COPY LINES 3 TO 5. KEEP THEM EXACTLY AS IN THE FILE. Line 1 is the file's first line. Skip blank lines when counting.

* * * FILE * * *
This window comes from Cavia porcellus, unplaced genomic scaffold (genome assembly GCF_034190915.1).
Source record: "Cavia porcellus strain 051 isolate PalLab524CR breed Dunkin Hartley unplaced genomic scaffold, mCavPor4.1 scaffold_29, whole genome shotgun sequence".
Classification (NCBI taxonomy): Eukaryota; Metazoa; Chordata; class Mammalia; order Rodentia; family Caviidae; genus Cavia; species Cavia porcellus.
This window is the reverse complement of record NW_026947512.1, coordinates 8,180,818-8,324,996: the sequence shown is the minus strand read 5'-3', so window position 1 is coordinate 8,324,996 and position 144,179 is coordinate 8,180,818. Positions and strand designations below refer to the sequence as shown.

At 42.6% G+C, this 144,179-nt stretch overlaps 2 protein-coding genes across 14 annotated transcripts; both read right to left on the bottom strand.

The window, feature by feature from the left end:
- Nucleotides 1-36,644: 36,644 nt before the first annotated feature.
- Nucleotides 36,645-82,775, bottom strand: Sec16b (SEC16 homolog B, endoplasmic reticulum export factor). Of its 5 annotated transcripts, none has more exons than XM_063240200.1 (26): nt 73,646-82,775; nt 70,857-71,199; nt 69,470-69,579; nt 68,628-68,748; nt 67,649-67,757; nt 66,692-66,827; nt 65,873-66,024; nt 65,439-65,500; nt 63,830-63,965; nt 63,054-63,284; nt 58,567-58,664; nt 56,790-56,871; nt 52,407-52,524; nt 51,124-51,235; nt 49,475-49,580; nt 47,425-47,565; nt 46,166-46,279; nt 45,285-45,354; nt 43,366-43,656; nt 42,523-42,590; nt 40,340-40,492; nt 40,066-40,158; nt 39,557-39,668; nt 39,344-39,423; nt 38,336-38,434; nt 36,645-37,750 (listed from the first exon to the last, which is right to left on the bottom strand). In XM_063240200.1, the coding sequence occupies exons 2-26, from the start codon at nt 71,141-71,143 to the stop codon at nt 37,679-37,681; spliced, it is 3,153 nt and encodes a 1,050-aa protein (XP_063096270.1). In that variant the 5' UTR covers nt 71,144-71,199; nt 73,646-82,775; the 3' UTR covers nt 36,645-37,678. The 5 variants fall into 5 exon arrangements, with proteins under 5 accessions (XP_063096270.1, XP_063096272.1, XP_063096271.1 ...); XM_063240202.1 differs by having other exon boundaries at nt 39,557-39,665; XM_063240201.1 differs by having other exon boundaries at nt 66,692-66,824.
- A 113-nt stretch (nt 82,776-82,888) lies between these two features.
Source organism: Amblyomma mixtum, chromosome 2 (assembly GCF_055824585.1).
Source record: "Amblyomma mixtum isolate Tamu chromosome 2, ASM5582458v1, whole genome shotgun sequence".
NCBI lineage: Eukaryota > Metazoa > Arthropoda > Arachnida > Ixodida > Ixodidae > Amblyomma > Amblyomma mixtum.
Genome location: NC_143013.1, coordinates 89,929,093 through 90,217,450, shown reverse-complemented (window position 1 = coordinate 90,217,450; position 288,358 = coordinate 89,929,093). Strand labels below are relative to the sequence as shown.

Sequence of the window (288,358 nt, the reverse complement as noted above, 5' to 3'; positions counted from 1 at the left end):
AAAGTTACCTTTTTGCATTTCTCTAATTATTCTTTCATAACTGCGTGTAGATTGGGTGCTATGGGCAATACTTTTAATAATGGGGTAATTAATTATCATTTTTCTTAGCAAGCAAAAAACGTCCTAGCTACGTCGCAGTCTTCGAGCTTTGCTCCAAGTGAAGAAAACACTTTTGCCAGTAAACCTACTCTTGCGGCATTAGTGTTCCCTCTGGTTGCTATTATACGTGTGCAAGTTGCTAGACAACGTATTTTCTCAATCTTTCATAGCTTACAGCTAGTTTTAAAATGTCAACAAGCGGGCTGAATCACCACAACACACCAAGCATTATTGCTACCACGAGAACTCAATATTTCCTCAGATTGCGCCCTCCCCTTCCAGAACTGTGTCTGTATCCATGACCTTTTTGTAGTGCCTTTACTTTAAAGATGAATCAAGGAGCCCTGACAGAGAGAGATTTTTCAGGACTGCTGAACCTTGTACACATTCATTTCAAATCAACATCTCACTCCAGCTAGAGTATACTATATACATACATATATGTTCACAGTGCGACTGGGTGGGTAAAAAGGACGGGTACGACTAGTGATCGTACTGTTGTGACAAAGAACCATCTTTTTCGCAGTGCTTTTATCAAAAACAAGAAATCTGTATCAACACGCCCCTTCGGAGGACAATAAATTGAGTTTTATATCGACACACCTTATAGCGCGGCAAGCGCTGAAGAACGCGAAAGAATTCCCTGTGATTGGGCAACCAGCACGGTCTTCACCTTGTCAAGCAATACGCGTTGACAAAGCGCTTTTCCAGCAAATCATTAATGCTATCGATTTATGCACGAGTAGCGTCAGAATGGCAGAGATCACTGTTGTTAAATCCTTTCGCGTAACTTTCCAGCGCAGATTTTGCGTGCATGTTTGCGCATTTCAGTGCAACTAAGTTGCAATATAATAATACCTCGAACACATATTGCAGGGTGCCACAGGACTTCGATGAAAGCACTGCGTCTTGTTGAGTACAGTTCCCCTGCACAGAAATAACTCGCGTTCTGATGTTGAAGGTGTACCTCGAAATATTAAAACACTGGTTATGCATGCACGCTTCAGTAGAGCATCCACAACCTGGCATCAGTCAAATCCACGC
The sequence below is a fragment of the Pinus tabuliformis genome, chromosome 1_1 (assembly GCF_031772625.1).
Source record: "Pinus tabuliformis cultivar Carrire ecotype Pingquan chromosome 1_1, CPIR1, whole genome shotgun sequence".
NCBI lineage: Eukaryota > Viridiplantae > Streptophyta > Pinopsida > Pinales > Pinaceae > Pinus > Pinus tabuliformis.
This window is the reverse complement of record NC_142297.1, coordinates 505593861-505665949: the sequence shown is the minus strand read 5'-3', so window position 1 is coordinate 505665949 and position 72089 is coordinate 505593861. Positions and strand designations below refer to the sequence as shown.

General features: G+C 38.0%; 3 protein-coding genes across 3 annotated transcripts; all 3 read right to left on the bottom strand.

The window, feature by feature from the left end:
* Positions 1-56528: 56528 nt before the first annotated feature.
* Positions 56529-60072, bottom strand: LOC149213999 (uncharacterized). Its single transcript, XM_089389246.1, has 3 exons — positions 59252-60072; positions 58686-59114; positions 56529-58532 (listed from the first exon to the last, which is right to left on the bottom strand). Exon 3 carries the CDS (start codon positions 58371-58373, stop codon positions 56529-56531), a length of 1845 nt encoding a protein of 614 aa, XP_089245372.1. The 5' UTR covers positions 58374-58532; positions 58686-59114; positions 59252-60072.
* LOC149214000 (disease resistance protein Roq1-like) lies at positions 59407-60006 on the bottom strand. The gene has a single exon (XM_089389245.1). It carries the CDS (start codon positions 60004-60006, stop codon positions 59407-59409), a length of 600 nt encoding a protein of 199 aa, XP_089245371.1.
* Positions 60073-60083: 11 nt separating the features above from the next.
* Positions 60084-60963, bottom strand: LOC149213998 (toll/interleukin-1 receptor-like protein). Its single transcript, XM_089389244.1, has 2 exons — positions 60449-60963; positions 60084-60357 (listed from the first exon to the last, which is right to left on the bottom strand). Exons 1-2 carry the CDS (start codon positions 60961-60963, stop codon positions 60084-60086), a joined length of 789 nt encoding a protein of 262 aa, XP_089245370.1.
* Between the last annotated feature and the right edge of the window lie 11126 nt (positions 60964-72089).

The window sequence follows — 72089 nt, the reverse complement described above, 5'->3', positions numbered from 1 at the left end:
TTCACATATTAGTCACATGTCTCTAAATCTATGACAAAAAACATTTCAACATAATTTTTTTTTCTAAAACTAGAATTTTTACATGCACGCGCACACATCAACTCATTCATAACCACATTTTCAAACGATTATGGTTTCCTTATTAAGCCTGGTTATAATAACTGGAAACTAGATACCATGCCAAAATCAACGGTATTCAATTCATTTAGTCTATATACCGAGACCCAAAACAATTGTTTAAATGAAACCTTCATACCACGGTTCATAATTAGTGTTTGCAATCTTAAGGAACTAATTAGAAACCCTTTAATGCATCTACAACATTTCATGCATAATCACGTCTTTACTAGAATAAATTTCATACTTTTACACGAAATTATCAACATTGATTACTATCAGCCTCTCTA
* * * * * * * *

Classification (NCBI taxonomy): Eukaryota; Metazoa; Chordata; class Mammalia; order Rodentia; family Caviidae; genus Cavia; species Cavia porcellus.
This window is the reverse complement of record NW_026947512.1, coordinates 8,180,818-8,324,996: the sequence shown is the minus strand read 5'-3', so window position 1 is coordinate 8,324,996 and position 144,179 is coordinate 8,180,818. Positions and strand designations below refer to the sequence as shown.

At 42.6% G+C, this 144,179-nt stretch overlaps 2 protein-coding genes across 14 annotated transcripts; both read right to left on the bottom strand.